Pilates is a great tool to assist or even enhance a physiotherapy program when someone is recovering from an injury.
By strengthening the deepest muscles of the core, optimizing alignment, and creating correct movement patterns, we can also help to prevent reaggravation of those injuries and the development of new ones. PTs are always searching for a system that can take patients from the early stages of rehabilitation to the long-term goal of a conditioned, efficiently functioning body. Pilates is that system! Here are the 10 fundamental reasons, both scientific and practical, that make Pilates so effective in injury rehab and prevention.
A strong, optimally functioning body must be both stable and mobile. Adequate stabilization proximally enables us to attain optimal function distally. Being too loose (hypermobility) or too tight (hypomobility) can both lead to injuries and pathologies. Weight-lifting regimens often emphasize stability to the point where the person is so stable he or she cannot move. Certain types of yoga or stretching programs, on the other hand, focus so much on stretching that people end up with a weak core and hyperflexibility, which can lead to conditions of instability.
In Pilates, some of the exercises focus on stability (front support), some focus on mobility (kneeling arm circles) and many provide a perfect combination of both (diagonal pull). Thus, Pilates emphasizes both stability and mobility, allowing us to achieve optimal performance and helping to prevent injuries. Stability + Mobility = Agility.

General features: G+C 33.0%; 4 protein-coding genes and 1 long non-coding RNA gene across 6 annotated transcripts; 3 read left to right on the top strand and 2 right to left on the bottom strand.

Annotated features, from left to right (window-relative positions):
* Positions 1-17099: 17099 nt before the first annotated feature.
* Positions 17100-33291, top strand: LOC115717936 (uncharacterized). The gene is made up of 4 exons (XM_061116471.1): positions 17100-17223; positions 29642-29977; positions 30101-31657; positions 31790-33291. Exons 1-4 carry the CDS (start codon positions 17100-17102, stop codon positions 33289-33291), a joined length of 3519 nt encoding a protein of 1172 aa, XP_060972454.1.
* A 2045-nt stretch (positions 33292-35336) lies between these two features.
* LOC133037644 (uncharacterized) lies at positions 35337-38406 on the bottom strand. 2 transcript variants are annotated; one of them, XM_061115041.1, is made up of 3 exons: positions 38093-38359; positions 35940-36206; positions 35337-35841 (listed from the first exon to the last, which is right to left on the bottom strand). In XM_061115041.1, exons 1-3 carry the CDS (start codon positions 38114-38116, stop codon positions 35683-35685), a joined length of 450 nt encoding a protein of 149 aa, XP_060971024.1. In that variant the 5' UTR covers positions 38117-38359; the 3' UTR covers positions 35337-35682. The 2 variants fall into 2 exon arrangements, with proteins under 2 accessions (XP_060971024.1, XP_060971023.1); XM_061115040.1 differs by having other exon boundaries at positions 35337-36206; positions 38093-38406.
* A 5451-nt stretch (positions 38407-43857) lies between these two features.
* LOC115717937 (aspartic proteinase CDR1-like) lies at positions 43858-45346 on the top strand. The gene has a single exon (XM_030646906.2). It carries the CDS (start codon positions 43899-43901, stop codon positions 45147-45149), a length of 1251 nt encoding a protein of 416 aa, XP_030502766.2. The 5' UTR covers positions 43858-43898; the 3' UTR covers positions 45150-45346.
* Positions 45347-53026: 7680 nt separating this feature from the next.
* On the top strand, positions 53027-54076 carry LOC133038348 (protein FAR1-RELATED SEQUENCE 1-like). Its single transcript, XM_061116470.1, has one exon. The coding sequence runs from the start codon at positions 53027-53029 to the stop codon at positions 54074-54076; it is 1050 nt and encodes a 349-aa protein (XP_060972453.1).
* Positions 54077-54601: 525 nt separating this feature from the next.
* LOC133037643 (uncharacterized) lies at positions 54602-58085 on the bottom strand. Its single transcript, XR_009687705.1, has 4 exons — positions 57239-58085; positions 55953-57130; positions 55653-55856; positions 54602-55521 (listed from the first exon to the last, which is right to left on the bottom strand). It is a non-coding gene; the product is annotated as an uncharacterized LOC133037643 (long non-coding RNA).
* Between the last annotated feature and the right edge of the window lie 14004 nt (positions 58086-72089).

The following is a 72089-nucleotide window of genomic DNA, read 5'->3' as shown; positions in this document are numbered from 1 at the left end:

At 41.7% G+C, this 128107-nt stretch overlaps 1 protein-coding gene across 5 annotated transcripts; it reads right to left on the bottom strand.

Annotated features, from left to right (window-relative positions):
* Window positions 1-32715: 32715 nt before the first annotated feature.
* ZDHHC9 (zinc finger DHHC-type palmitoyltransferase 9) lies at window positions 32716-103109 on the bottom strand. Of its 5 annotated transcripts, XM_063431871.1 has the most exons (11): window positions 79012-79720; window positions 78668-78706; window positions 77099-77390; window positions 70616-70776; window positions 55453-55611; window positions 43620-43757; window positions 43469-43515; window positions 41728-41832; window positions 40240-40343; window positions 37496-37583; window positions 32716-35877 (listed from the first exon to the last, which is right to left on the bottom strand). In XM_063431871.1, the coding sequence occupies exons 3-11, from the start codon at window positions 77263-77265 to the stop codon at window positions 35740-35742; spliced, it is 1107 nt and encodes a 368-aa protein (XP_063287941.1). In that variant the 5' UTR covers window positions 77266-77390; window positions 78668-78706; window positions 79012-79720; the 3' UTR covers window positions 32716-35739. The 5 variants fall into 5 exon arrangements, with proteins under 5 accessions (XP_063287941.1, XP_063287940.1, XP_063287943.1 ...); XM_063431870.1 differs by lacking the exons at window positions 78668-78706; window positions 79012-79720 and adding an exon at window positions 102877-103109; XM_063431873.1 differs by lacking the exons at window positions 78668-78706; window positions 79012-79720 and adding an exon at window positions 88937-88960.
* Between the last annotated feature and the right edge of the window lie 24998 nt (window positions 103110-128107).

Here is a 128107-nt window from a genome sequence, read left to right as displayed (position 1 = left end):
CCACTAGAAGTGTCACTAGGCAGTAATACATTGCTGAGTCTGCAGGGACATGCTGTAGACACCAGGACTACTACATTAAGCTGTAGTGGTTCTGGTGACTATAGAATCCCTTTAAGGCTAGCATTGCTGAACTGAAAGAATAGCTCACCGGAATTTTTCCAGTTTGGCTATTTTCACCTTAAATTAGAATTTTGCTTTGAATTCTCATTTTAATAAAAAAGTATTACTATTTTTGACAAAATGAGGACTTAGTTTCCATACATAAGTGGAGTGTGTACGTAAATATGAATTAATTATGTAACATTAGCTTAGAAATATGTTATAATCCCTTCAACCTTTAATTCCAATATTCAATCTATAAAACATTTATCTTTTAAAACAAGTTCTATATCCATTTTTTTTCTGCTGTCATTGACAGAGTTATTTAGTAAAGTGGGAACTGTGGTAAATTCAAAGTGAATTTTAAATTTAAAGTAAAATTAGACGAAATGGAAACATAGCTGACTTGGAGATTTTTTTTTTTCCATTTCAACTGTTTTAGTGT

Pilates exercises enhance both stability and mobility; include both open- and closed- chain exercises; and work the muscles statically and dynamically (emphasizing both concentric and eccentric phases). All of this leads to the conclusion that Pilates is a very functional type of exercise.
When functional movements such as walking or running are performed, a single muscle does not work in isolation. Such movements often involve multiple muscles - some working concentrically, some eccentrically, and some isometrically - in a highly coordinated manner to achieve the desired action. Many Pilates exercises simulate everyday activities, which makes them perfect for injury rehab and prevention. In everyday life, frequently we need to be able to perform such tasks as lifting our carry-on bag and placing it in the overhead compartment on a moving airplane. This takes not only dynamic upper extremity strength, but also scapular stabilization and core stabilization. An exercise such as the kneeling biceps on the reformer simulates this type of action.
The concept of functionality in rehab also means we must look at what the client needs and make our exercises task specific. Is the client a cyclist needing upper body flexibility, a football player needing strength, a desk jockey needing postural exercises to reverse the effects of sitting all day, or an elderly woman who needs to be able to get up from a seated position? The huge repertoire of Pilates exercises provides endless options to allow us to make the exercises appropriate for all types of clients.